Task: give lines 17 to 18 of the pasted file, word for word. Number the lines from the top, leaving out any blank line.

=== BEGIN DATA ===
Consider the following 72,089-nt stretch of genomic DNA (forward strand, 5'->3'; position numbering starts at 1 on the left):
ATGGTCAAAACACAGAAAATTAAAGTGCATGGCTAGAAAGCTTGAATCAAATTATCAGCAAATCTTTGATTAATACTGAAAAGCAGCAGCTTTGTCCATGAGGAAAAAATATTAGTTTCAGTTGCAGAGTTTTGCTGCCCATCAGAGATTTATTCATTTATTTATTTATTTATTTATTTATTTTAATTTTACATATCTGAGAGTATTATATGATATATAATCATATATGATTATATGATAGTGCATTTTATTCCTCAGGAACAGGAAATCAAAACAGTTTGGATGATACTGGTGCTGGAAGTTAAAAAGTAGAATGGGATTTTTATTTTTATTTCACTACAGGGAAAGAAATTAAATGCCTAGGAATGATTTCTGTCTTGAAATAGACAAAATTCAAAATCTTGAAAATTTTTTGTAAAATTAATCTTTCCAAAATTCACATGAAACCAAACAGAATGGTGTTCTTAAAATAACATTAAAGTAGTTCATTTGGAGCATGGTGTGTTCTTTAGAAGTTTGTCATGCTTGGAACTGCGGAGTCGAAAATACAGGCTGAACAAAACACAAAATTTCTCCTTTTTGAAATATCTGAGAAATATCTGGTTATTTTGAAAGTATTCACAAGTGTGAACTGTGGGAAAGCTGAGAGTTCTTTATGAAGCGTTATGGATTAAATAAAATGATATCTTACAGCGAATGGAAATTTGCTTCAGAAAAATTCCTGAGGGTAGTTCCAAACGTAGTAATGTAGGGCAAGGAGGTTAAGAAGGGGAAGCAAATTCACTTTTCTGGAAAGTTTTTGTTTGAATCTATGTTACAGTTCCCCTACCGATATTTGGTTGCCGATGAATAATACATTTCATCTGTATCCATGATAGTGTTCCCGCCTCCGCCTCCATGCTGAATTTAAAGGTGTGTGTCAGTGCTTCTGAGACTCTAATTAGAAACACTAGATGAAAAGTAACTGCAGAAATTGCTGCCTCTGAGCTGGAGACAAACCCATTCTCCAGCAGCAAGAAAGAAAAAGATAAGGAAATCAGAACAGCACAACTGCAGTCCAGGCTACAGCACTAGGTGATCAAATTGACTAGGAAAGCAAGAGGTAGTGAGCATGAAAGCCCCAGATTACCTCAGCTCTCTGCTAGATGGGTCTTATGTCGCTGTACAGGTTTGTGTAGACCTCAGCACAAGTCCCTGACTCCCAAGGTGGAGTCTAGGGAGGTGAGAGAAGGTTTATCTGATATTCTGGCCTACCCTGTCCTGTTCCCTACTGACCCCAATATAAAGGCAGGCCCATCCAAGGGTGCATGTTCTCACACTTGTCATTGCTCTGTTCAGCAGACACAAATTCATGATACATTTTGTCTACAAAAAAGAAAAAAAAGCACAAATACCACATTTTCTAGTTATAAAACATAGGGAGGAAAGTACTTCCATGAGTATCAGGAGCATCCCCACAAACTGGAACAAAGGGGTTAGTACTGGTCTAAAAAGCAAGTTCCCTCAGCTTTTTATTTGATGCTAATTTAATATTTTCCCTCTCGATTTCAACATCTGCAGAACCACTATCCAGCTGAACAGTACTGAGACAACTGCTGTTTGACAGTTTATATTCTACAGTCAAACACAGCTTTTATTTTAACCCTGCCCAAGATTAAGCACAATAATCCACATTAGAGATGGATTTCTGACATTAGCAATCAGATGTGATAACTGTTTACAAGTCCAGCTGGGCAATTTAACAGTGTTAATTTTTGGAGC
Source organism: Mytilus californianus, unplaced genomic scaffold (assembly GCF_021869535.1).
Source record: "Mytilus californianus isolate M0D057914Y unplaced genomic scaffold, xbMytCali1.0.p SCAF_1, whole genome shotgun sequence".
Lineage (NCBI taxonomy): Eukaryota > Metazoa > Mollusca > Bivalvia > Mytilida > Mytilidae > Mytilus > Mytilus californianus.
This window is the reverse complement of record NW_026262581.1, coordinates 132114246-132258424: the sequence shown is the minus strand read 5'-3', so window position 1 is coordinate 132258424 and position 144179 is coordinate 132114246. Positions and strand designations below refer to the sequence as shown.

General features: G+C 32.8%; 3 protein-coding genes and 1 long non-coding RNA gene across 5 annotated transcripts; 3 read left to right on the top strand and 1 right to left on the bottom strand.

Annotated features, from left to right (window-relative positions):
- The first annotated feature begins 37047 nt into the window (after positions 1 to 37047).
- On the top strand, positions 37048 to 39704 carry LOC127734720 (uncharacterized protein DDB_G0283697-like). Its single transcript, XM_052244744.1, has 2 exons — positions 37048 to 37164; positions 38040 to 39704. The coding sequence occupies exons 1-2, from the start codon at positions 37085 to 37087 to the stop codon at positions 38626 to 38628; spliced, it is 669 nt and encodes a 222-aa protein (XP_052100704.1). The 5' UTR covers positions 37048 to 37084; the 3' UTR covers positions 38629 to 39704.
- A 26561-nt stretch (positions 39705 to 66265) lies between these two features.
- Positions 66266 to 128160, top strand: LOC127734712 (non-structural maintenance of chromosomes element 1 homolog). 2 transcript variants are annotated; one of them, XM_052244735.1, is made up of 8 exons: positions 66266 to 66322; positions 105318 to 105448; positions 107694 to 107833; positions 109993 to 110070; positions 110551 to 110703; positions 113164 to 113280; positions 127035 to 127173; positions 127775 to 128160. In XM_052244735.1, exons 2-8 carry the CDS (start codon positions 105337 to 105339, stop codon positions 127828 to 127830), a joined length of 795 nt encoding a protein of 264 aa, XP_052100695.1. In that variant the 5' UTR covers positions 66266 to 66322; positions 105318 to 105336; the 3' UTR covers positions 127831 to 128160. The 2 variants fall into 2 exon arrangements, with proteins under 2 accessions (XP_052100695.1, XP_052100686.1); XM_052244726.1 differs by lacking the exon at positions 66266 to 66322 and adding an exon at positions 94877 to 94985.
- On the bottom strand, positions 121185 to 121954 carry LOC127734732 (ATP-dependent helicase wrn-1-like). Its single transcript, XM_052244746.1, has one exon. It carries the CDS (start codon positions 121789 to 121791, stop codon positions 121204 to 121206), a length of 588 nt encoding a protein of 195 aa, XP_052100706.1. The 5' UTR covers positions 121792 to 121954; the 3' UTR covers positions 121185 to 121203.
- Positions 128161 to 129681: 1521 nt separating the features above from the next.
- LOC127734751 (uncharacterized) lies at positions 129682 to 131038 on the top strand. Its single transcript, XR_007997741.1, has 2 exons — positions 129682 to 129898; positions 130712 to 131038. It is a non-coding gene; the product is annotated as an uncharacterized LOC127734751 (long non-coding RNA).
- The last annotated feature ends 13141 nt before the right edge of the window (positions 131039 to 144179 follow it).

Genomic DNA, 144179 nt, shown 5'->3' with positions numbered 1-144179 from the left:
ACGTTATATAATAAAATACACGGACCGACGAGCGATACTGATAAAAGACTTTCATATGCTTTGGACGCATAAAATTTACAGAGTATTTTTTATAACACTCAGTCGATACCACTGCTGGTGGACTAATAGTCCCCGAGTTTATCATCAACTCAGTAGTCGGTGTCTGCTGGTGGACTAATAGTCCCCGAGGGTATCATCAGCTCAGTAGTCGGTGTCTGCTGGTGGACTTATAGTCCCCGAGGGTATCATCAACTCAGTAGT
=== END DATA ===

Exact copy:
Genomic DNA, 144179 nt, shown 5'->3' with positions numbered 1-144179 from the left:
ACGTTATATAATAAAATACACGGACCGACGAGCGATACTGATAAAAGACTTTCATATGCTTTGGACGCATAAAATTTACAGAGTATTTTTTATAACACTCAGTCGATACCACTGCTGGTGGACTAATAGTCCCCGAGTTTATCATCAACTCAGTAGTCGGTGTCTGCTGGTGGACTAATAGTCCCCGAGGGTATCATCAGCTCAGTAGTCGGTGTCTGCTGGTGGACTTATAGTCCCCGAGGGTATCATCAACTCAGTAGT